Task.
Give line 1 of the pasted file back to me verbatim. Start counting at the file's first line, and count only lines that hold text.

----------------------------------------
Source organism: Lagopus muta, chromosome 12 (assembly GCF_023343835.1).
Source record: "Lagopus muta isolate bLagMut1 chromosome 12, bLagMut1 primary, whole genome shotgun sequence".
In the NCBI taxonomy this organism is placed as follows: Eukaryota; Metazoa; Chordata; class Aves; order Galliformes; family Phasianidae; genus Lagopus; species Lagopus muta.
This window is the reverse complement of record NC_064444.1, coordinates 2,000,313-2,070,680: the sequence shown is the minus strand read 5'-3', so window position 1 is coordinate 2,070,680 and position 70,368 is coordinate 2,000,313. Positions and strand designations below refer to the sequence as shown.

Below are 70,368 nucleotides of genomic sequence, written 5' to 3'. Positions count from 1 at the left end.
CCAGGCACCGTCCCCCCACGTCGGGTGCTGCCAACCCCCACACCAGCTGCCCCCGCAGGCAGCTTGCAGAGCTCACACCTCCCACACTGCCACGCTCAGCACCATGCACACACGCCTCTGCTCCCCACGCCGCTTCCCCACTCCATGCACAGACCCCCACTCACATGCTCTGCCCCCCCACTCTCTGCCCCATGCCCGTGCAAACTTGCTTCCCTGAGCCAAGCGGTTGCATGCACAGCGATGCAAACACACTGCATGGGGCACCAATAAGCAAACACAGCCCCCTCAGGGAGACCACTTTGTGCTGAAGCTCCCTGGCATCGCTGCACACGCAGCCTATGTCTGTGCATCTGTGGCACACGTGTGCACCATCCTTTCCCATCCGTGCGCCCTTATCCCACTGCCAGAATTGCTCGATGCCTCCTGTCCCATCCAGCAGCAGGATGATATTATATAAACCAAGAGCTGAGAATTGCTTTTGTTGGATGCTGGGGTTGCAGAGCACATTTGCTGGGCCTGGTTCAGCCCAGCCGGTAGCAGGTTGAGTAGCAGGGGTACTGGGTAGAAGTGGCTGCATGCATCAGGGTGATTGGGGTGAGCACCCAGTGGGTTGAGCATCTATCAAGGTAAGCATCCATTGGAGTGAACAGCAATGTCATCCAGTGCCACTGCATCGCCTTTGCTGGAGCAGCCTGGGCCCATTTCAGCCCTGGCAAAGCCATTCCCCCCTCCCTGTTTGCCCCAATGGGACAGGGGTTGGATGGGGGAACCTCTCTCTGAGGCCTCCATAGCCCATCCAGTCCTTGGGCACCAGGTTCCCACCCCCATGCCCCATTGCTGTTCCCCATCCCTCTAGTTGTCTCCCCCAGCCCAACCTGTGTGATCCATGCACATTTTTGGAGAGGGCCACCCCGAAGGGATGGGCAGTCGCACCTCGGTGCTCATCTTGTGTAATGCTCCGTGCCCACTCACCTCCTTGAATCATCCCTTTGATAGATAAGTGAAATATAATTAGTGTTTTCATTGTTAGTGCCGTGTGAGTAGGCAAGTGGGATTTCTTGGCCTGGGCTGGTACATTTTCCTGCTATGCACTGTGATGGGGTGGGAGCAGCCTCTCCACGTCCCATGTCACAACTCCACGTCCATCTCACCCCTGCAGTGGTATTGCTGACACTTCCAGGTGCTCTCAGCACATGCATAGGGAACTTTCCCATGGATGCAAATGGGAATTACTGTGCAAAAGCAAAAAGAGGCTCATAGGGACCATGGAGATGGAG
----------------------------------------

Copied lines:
Source organism: Lagopus muta, chromosome 12 (assembly GCF_023343835.1).